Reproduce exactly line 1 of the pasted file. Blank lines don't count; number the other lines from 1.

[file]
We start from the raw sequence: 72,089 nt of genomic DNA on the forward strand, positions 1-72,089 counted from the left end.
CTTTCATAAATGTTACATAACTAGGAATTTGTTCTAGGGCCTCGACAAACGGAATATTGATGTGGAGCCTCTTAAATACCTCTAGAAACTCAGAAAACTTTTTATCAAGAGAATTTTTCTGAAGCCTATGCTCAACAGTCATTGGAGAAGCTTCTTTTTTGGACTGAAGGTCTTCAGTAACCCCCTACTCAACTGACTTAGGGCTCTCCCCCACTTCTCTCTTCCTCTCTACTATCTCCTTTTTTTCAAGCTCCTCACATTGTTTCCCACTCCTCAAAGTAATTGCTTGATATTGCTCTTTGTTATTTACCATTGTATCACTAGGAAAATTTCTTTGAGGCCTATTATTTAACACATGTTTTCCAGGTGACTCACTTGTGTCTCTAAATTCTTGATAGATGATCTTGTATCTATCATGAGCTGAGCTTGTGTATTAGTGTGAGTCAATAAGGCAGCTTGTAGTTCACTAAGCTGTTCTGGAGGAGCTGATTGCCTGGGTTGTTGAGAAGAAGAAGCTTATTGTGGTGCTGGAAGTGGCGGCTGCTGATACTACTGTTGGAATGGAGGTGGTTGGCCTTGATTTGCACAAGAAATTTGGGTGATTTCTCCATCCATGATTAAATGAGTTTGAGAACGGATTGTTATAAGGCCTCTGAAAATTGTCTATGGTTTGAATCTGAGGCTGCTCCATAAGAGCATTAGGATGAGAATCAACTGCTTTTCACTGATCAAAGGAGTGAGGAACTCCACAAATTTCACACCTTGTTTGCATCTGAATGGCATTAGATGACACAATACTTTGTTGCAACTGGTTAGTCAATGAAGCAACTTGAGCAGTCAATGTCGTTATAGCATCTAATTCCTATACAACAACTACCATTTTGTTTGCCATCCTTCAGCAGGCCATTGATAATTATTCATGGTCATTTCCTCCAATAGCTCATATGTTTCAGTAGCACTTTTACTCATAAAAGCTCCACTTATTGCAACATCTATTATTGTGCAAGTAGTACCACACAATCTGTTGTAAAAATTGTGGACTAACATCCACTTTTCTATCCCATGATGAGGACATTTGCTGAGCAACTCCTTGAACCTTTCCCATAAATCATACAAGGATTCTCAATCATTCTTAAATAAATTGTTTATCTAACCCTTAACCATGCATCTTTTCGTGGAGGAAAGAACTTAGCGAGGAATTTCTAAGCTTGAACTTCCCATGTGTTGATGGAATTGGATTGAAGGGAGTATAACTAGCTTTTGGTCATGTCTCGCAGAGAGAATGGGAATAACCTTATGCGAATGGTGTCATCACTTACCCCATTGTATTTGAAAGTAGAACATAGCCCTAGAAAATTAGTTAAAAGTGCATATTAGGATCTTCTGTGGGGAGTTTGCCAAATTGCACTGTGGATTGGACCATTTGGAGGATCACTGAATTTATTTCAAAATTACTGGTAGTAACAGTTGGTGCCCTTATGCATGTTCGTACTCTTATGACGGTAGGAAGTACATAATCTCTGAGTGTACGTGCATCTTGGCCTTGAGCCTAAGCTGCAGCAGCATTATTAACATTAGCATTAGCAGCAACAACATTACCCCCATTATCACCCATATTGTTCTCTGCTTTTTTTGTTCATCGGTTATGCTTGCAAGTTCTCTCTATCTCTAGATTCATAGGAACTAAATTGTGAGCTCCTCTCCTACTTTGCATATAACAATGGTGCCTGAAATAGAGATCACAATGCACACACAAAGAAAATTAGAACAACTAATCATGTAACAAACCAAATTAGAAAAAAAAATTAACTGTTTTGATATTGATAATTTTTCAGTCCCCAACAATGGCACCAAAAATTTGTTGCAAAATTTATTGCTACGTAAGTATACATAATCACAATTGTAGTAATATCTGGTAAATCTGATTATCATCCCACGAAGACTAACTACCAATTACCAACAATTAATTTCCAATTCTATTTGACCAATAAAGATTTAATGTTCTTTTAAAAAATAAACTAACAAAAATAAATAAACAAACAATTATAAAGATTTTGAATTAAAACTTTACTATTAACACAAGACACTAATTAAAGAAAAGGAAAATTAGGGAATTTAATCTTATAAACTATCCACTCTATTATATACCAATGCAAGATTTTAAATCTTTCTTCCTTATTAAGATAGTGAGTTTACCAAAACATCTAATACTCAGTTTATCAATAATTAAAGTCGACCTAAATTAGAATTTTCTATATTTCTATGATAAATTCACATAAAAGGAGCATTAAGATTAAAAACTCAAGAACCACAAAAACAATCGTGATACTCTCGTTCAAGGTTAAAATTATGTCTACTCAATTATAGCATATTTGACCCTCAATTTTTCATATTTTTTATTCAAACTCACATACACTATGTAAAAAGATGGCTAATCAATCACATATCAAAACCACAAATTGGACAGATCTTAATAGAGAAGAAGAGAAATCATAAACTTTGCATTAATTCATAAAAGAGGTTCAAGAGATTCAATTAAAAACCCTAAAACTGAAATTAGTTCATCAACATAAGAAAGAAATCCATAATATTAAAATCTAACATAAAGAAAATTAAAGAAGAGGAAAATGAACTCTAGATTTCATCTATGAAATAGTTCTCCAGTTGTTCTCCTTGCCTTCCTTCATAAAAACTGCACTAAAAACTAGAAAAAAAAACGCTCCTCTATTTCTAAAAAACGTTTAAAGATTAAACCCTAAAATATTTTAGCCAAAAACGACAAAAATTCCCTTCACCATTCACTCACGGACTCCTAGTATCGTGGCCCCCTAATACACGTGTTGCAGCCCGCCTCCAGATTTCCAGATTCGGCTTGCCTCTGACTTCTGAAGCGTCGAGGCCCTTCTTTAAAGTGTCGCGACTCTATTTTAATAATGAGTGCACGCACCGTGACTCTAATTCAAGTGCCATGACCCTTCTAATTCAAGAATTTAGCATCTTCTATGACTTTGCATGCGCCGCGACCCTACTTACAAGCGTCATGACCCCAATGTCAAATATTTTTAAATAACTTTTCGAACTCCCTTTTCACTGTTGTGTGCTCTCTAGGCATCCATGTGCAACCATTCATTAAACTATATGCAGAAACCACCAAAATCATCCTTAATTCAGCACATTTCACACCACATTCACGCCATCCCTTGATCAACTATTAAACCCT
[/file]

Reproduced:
We start from the raw sequence: 72,089 nt of genomic DNA on the forward strand, positions 1-72,089 counted from the left end.